Unique Telescopes for Kids

Original article appears in GuideStar October, 2020.
by Amelia Goldberg
This is an update on my project to get children actively involved in astronomy by giving them their own personal telescope, one designed by the child. I feel that if they have their own telescope, one they have helped to paint and decorate, they are more likely to use it.

This article is about my second telescope project. We were out at the Dark Site in mid-August.  On Saturday night, we ventured out onto the observing field to say hello to the people who were there and we met a new club member, Aparna Ambesange and her family. It turned out that I had spoken to Aparna over the phone when she called with questions about the Universe Sampler program. They had borrowed one of the loner scopes and was having trouble finding anything with it. Somehow the Telrad had gotten misaligned. Steve realigned it and we showed them a few objects in the sky. The young daughter, Roshni, had a book for kids with 50 things to see with a telescope and she talked about several of the objects in the book while we were with them. She seemed very excited and really into it. Later that night I mentioned to Steve that I thought she might be my next telescope kid.

When we got back home, I texted Aparna and told her about my project and said that I would like to do a telescope with her daughter.  We arranged for them to come to our house and I showed Roshni the telescope that she would get. I told her that I required two things from her: a name for the telescope and a color to paint it. I had picked up many paint color samples for her to look at. She asked if she could pick more than one color. I explained that we would decorate it however she wanted. She picked out 17 different colors! She wanted a stripe of 10 colors around the tube plus another for the background, 4 colors for the rocker box, one for the Telrad and another for the name letters. We scheduled working on the scope for Saturday and Sunday before Labor Day. 

Painting the tube was quite involved. First, the yellow background was painted. Once that was thoroughly dry, it was taped off with painter’s tape for the 10 stripes. We painted every other color with two coats of paint. It had to dry overnight so we worked on the rocker box.  We would switch back and forth between the tube and the rocker box as things needed to dry.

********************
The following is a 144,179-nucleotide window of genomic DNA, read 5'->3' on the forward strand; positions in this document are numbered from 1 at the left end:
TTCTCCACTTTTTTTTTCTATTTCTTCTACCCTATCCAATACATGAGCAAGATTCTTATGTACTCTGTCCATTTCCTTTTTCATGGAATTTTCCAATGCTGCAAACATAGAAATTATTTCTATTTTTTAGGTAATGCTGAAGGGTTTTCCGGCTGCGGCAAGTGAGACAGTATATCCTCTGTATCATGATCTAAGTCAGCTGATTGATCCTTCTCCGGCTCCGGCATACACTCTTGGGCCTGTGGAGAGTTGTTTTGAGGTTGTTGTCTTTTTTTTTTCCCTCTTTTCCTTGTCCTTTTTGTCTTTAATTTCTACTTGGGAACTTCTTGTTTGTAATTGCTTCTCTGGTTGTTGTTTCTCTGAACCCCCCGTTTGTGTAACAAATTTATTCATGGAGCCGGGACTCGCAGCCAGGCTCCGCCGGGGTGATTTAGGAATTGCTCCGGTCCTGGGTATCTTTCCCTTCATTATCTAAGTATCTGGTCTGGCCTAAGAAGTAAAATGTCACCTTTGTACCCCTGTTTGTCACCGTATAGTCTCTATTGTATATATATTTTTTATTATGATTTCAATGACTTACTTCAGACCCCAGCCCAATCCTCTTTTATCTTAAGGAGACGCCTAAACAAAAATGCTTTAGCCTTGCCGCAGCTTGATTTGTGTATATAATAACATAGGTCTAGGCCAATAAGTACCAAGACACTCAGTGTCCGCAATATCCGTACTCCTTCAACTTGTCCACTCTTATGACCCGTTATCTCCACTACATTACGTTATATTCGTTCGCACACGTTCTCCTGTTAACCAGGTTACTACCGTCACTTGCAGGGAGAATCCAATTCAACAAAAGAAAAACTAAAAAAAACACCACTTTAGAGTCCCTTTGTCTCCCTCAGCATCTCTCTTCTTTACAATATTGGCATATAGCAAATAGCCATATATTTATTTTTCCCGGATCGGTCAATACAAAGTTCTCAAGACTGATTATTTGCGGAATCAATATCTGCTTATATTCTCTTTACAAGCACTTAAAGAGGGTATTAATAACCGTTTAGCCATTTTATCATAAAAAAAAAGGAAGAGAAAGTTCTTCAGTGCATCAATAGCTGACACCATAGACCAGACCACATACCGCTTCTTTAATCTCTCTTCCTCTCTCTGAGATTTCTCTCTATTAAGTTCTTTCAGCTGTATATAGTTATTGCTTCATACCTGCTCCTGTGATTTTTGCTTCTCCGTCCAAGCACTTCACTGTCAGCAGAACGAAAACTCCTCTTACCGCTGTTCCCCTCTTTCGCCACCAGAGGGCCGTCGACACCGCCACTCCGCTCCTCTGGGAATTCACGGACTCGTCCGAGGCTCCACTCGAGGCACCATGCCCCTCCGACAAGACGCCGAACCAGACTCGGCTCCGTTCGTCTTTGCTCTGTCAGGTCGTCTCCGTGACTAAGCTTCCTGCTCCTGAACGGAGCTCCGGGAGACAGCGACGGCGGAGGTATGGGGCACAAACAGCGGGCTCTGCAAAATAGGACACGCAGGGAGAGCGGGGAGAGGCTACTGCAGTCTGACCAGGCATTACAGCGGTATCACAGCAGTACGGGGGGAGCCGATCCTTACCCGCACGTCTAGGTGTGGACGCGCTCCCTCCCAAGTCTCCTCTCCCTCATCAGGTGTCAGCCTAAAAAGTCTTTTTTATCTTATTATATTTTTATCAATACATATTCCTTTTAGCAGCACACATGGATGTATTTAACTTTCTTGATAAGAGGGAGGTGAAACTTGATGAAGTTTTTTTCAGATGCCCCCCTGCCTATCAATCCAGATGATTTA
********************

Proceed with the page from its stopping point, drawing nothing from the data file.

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The next day we took off the rest of the tape and re-taped over the painted stripes so we could paint the ones that had not been painted.  

Roshni chose the name, Aurora, for the telescope. Greek mythology has it that Aurora raced across the early morning sky in her multi-colored chariot to alert her siblings to the dawning of a new day. How fitting!

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By late afternoon on Monday, Labor Day, the tube and rocker box were done. They needed to dry overnight then be sprayed with a clear overcoat. I did that during the day on Tuesday. The family came back to the house after dinner and we finished up. The last thing to do was to put the rhinestones on the tube. 

I must admit, at first, I thought the telescope might come out a bit gaudy with that many colors, but I was wrong. The telescope stunning!

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We took the telescope outside for first light. The sky was almost clouded over but Jupiter and Saturn were in the clear. The first thing Roshni saw in her new telescope was Jupiter. The second was Saturn.

From the beginning, Roshni’s parents expressed their wish to “pay it forward” where this telescope is concerned. I really appreciate their generous financial support in helping to make sure that another child gets a telescope. I also appreciate all the support I’ve received from many of you in the form of money, telescopes, eyepieces, Telrads, books, and other things. Your contributions really do help.

These kids are the future for amateur astronomy.  I want to get as many telescopes into their hands as possible. If you know of a child who shows an interest in astronomy but does not have their own telescope, please let me know about them. Hopefully someday soon, we’ll be back doing outreach and can easily spot these kids.

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